Thankfully they both know Christ and now in their 20s their rough edges have smoothed out considerably… but certainly no thanks to me.

    * I used to joke that I didn’t believe she was the real mother of my children. Wow, that woman can throw a punch!


  7. thorin25 says:

    haha Ralph, thanks for the great comment! I do want to point out though, (especially as I am a Calvinist), that calvinists believe in freewill. They aren’t determinists. God knows the future, but that doesn’t mean he makes us do all that we do. We still freely do it and he allows it in his plan. The freewill debates come out in the topic of salvation. Calvinists believe that all people, have freely chosen sin, and freely have rejected God. And that all people can only come to have faith in Christ if God works in our hearts first, because otherwise we would all just keep freely rejecting him. But he works on our hearts in an irresisitable way so that we freely accept Jesus. Freewill is still there the whole time, it’s just a different understanding of sin really. Calvinists believe we are so sinful we will always freely choose evil without God working in us in his mysterious ways, and others believe that we can accept God on our own without God working in our hearts first.


  8. Robyn says:

    The brain can and does “re-wire” itself for many things. However, there are some things that are not “fixable” no matter how much we might try to “re-think”. I was born with a gene that scrambled my brain’s ability to grasp the concept of time and to measure time like most people. I am constantly late for appointments or for work. I procrastinate on completing things until the last minute. I think something will take 5 minutes to complete ends up taking 5 hours and things I estimate to take 5 hours take 5 days.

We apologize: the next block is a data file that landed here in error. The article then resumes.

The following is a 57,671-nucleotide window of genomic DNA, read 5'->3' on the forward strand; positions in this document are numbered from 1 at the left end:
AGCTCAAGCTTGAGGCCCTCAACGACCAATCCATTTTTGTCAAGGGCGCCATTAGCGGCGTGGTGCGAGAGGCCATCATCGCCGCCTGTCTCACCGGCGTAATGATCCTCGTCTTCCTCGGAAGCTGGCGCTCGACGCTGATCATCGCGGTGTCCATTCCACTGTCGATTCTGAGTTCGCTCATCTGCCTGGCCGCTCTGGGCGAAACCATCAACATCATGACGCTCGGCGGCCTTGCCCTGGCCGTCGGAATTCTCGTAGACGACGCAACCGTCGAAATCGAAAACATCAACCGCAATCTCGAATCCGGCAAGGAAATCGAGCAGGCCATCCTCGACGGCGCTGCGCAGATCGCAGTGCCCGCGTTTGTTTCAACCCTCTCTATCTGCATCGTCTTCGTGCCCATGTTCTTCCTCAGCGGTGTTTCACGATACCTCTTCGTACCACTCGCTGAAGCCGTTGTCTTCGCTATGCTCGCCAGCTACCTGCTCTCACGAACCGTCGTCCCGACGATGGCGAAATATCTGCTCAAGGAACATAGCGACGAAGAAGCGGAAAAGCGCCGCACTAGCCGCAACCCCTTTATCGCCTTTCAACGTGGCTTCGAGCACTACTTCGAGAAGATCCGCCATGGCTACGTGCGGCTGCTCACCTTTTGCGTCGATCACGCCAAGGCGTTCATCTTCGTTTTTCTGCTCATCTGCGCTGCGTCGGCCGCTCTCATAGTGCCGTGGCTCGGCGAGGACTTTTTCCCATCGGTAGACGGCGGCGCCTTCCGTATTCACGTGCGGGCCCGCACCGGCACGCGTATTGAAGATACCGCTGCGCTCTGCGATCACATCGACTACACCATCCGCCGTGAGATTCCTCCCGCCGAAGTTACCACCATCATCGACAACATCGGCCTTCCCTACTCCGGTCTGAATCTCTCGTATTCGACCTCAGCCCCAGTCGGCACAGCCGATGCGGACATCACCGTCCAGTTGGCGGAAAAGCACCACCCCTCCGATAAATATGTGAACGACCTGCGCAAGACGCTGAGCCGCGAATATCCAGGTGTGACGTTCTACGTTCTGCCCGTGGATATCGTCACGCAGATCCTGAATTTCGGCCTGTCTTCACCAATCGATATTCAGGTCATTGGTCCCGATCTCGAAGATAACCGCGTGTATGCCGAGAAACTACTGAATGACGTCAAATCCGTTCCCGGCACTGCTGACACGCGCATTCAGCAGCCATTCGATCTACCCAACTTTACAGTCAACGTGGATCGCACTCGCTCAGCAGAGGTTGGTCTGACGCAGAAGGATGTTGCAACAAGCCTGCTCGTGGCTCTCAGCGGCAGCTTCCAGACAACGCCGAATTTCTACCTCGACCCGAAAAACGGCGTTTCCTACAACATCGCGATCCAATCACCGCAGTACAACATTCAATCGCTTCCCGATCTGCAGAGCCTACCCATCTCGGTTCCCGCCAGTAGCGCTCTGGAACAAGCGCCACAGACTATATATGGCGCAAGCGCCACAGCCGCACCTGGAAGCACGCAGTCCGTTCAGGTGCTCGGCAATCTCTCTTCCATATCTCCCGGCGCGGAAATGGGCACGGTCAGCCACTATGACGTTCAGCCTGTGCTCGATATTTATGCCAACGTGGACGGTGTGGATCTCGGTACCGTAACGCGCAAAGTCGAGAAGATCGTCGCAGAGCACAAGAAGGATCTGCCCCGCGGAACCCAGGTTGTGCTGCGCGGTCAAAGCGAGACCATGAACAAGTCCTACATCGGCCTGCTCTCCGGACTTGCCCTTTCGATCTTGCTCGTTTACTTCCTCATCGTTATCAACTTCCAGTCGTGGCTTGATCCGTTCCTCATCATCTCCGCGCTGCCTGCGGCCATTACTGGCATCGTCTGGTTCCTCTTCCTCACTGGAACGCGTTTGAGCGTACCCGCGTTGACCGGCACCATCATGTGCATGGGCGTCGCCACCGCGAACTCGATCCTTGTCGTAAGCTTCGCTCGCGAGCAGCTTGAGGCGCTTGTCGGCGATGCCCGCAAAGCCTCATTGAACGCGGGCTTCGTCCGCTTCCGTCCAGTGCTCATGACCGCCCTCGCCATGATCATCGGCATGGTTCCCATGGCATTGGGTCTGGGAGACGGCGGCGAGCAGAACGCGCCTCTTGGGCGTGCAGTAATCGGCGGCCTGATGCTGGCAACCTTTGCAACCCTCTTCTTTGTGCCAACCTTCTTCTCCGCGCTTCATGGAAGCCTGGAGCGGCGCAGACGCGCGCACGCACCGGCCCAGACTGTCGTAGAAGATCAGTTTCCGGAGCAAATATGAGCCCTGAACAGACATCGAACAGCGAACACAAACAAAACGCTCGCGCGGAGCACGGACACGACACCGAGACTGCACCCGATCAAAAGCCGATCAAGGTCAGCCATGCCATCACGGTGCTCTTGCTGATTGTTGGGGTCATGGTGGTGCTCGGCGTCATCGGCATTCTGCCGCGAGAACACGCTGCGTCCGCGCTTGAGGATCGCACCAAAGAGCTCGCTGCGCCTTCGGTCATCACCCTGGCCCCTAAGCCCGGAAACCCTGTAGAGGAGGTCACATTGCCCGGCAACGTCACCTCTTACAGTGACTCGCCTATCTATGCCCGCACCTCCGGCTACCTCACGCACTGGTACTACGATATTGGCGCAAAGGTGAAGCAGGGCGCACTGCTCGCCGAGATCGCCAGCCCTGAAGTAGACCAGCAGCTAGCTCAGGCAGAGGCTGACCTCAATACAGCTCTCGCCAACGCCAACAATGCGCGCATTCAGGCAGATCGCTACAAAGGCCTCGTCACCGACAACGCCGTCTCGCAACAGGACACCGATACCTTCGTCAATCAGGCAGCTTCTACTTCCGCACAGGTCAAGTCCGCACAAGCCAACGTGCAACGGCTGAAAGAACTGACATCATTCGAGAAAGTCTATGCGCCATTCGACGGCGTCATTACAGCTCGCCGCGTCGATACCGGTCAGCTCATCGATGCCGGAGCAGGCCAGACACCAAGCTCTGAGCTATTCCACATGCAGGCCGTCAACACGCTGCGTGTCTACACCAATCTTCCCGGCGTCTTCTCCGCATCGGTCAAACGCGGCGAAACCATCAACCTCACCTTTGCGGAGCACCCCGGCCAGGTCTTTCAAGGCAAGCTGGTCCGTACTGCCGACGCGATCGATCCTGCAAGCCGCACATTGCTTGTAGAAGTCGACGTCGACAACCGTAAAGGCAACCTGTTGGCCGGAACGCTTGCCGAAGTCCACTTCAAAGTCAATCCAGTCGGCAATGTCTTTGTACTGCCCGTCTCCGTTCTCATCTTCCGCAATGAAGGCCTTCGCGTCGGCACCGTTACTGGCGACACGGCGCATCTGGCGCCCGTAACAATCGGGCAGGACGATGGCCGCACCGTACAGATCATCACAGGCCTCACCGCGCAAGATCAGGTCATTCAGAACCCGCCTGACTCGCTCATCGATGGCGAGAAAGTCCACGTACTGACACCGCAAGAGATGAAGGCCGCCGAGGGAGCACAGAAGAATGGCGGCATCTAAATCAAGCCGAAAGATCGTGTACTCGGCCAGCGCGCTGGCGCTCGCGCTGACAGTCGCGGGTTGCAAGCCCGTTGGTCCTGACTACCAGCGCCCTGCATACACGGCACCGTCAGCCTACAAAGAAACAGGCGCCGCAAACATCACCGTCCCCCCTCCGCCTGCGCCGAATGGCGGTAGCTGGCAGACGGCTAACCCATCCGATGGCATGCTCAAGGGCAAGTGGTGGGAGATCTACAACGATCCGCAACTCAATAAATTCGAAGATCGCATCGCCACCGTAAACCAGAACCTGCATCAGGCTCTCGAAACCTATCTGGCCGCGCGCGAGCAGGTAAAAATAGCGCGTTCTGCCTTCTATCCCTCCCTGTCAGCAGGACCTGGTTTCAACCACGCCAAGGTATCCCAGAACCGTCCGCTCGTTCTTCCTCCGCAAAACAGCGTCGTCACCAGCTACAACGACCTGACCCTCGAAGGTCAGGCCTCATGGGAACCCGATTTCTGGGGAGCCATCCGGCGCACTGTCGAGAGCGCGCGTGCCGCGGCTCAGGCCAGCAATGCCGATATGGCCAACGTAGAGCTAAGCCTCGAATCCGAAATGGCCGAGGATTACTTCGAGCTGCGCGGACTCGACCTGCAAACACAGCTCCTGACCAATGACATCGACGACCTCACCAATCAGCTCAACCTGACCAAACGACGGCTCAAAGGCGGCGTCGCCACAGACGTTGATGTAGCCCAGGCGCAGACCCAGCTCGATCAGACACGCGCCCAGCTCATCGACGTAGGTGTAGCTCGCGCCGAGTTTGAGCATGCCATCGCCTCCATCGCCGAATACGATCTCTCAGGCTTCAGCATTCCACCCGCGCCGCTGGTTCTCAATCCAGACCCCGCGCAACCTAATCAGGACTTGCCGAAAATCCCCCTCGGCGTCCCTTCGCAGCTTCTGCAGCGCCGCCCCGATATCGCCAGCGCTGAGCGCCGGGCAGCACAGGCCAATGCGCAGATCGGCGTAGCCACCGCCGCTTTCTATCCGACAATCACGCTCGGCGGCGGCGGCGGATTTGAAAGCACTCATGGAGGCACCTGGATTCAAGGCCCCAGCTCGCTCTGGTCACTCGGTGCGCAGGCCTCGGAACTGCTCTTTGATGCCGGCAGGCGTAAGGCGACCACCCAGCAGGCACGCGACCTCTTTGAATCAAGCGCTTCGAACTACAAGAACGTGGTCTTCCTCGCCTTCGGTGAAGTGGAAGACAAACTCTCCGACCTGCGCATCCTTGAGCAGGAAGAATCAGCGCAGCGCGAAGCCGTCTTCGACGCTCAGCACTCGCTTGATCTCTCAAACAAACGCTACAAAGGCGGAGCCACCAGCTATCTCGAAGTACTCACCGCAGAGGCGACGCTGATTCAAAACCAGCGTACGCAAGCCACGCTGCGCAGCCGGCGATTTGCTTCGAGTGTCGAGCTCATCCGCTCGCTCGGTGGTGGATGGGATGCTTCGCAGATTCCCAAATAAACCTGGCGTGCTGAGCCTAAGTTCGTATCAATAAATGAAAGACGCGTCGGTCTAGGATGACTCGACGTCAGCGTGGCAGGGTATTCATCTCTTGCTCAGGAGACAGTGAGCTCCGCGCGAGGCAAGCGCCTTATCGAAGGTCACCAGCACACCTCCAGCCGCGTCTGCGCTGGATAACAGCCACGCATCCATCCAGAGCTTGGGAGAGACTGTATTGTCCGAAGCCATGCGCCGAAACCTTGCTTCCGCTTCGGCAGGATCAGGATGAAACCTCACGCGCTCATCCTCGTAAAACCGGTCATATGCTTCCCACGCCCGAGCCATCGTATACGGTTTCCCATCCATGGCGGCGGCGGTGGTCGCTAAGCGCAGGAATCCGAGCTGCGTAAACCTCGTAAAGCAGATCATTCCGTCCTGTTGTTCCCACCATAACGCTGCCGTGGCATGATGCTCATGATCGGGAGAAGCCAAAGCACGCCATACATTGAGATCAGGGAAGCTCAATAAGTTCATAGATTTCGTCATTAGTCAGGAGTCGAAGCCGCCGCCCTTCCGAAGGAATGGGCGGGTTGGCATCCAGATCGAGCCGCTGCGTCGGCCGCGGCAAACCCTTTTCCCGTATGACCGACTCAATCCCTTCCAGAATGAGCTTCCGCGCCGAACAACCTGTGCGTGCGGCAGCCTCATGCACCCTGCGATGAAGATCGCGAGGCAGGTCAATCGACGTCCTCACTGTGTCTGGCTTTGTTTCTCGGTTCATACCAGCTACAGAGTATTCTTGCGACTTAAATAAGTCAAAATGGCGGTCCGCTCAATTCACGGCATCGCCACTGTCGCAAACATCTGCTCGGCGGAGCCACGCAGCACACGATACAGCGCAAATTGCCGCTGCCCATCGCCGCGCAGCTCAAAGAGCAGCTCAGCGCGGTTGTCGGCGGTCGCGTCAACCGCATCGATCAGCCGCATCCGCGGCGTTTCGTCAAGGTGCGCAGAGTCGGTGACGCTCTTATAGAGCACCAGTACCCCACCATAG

Am I choosing to be late or am I late because I have a brain “deficiency”? Actually, I am choosing to be late. If I don’t want to be late, I would do whatever it takes not to be late. For all of my appointments, I have to create a schedule or plan with times and checkpoints for each appointment. Now I usually I arrive one or two hours early but I am not late anymore as long as I CHOOSE not to be late.

    No amount of re-thinking or behavior therapy will “re-wire” my brain ever so that I can manage my appointments without huge amounts of planning. All I can do is be hyper-aware of how my brain works and to implement coping strategies so I can fit in with “normal” people….

    I’d like to discuss this further but I have to go get ready for work that starts in about ten hours…


  9. thorin25 says:

    Yes I like your point Robyn. If you really do have that gene condition, still , even though you probably can’t change it, as you said you can still make choices and don’t have to have your life controlled by that gene or biological predisposition. I think the same applies to crossdressing. Even if we can’t at all change our crossdressing desires (which I don’t think is the case), we can still choose to resist those desires for the rest of our lives. The same would be true for alcoholism, or being born with homosexual desires, etc.


  10. John says:

    @Robin. not that I like using labels but that sounds like ADD to me, which is something I also deal with. I’ve been very interested in the relationship between ADD and compulsive behaviors such as crossdressing. With Thorin’s permission, I’ll mention 2 books worth reading by the same authors, Hallowell and Ratey- “Driven to Distraction” and the followup book, which is even better in my opionion, “Delivered from Distraction.”


  11. thorin25 says:

    No problem John, thanks for the good resources.